7. Alternate twisting the torso to each side with each repetition to target both oblique muscles evenly.

  8. Keep breathing steady, exhaling on the knee raise and inhaling on the lowering phase.

  9. Maintain a neutral spine position throughout the exercise to prevent strain on the lower back.

  10. Gradually increase difficulty by slowing down the movement, increasing repetitions, or adding weight if desired.

How Not to Perform

  1. Avoid Swinging: Do not use momentum or swing your body to lift the knees. This diminishes the effectiveness of the exercise and places unnecessary stress on the shoulders and lower back.

  2. Don't Arch Your Back: Avoid arching your back excessively during the movement, as this can strain the lower back and detract from the focus on the obliques. Maintain a neutral spine position throughout.

  3. Do Not Rush: Avoid performing the exercise too quickly. Focus on controlled movements and full range of motion to ensure proper engagement of the obliques and prevent injuries.

  4. Avoid Jerky Movements: Do not jerk your knees upwards or drop them suddenly during the lowering phase. Smooth, controlled movements are key to effective muscle engagement and injury prevention.

  5. Don't Neglect Core Engagement: Avoid neglecting core engagement throughout the exercise. Keep your core muscles activated and stable to support your bodyweight and maintain proper form.

  6. Avoid Twisting Too Far: Do not twist your torso excessively to the side, as this can strain the spine and lead to injury. Aim for a controlled, moderate twist to engage the obliques without compromising form.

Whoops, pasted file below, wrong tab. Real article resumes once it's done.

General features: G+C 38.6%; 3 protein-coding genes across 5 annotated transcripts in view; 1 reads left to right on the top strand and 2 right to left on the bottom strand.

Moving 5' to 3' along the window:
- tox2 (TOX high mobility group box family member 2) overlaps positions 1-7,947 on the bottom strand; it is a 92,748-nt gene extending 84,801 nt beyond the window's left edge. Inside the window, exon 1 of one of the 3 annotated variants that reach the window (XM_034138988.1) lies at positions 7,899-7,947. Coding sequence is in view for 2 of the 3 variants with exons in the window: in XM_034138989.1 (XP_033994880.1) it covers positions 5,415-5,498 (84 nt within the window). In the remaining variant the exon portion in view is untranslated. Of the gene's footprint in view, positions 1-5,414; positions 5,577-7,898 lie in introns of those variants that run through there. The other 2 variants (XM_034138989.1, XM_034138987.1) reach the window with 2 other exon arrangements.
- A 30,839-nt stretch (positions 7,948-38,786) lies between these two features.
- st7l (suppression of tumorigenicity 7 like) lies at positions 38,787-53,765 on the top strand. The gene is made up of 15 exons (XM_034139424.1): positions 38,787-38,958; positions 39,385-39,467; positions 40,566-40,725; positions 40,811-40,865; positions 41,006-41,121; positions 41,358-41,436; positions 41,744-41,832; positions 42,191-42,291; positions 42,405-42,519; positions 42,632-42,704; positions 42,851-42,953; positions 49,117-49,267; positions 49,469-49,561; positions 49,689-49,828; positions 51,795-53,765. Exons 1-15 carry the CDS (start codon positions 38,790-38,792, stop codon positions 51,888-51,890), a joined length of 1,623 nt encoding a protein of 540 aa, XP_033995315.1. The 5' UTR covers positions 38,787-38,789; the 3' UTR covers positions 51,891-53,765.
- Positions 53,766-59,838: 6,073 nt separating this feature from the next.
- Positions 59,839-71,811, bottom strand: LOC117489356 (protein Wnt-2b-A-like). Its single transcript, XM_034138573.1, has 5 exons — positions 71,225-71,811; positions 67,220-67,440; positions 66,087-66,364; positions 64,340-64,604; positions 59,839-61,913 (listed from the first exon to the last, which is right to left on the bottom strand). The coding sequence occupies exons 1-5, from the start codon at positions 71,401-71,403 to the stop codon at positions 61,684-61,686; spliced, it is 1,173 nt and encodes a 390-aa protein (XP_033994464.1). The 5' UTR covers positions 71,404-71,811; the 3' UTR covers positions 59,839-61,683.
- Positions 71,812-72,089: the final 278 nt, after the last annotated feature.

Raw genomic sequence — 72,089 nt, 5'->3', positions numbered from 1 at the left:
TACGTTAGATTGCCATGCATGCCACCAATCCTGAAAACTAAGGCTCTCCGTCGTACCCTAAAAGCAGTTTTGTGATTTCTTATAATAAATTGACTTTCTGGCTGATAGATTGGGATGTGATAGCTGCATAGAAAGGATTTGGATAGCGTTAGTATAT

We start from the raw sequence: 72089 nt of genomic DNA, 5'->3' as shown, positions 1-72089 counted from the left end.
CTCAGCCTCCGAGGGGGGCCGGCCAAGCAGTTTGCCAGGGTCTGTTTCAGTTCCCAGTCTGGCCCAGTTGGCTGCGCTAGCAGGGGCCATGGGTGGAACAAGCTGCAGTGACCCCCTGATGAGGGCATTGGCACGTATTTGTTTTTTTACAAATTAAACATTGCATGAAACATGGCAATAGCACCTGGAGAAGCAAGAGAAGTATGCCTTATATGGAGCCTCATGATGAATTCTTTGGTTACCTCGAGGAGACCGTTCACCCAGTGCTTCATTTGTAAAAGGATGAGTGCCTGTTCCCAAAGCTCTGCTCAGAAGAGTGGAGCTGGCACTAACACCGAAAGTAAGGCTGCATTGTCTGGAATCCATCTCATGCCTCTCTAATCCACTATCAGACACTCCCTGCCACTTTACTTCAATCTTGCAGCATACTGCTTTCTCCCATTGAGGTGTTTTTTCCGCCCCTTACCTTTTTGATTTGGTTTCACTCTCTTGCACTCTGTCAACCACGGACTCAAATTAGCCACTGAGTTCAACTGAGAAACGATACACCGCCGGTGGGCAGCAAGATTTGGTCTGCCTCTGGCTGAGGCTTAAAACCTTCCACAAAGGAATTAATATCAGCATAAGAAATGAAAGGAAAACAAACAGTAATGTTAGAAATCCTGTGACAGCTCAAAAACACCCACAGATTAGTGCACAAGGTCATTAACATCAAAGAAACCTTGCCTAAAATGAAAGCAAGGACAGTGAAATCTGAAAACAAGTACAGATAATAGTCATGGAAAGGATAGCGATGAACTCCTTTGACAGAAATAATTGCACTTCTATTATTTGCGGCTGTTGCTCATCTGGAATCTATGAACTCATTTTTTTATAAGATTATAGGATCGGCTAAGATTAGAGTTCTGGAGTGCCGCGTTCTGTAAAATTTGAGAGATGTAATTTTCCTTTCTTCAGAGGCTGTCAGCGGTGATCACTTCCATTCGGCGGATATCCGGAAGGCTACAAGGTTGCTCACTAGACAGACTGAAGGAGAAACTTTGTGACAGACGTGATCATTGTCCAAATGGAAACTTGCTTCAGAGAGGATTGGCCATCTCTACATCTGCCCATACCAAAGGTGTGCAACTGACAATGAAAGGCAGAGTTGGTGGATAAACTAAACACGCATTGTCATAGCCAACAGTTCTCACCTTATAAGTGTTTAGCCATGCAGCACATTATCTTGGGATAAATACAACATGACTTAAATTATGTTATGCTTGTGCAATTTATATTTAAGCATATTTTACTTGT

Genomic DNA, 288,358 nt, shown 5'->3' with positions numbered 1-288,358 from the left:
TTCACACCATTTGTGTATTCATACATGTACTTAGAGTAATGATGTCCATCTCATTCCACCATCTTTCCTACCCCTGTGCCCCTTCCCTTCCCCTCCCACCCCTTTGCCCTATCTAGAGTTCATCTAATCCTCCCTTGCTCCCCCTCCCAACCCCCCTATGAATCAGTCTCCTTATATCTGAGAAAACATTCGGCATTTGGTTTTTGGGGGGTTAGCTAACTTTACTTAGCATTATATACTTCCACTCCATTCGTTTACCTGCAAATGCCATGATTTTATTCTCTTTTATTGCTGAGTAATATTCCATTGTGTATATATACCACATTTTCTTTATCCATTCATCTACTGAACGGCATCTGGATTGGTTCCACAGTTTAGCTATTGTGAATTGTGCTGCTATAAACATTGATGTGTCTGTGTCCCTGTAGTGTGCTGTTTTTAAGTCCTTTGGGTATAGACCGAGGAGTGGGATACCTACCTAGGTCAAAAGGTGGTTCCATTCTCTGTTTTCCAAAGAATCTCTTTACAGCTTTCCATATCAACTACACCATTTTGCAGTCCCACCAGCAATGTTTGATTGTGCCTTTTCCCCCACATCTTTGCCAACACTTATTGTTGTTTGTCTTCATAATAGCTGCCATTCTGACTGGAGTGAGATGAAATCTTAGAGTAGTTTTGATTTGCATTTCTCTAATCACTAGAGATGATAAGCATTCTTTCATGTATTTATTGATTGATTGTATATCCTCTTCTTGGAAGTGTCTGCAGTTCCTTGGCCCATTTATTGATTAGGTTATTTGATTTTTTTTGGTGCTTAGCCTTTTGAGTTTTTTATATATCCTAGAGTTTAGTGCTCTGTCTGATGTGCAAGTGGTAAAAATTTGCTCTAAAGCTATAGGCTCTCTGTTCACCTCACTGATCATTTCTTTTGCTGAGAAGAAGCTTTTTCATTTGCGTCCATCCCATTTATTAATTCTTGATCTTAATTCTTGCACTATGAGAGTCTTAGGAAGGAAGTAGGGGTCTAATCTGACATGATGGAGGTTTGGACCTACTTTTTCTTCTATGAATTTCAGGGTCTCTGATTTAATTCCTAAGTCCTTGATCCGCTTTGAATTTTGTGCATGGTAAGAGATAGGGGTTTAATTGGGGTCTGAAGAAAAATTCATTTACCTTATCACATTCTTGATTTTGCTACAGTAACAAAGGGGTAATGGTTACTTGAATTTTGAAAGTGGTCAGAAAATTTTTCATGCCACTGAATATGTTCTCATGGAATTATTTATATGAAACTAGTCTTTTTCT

7. Avoid Holding Your Breath: Do not hold your breath during the exercise. Remember to breathe steadily and rhythmically, exhaling on the knee raise and inhaling on the lowering phase.

  8. Don't Sacrifice Form for Repetitions: Avoid sacrificing form for the sake of completing more repetitions. Focus on quality over quantity to effectively target the obliques and prevent injuries.

  9. Do Not Ignore Shoulder Stability: Avoid letting your shoulders collapse or shrug up towards your ears. Keep your shoulders down and back to maintain stability and prevent strain.

  10. Don't Overextend: Avoid overextending your arms or shoulders at the bottom of the movement. Keep your arms slightly bent to maintain tension on the obliques and prevent strain on the joints.

Variations

Variations of fitness exercises refer to different ways of performing a specific exercise or movement to target various muscle groups, intensities, or goals. These variations aim to challenge the body differently, prevent plateaus, and cater to individuals with varying fitness levels.

EQUIPMENT

Body Weight

EXECUTION

Isolation

FITNESS LEVEL

Intermediate

EQUIPMENT

Body Weight

EXECUTION

Isolation

FITNESS LEVEL

Intermediate

Alternatives

Alternative exercises in fitness refer to different movements or activities that target similar muscle groups or serve the same training purpose as the primary exercise. These alternative exercises can be used as substitutes when the original exercise is unavailable or challenging to perform due to various reasons such as equipment limitations, injuries, or personal preferences.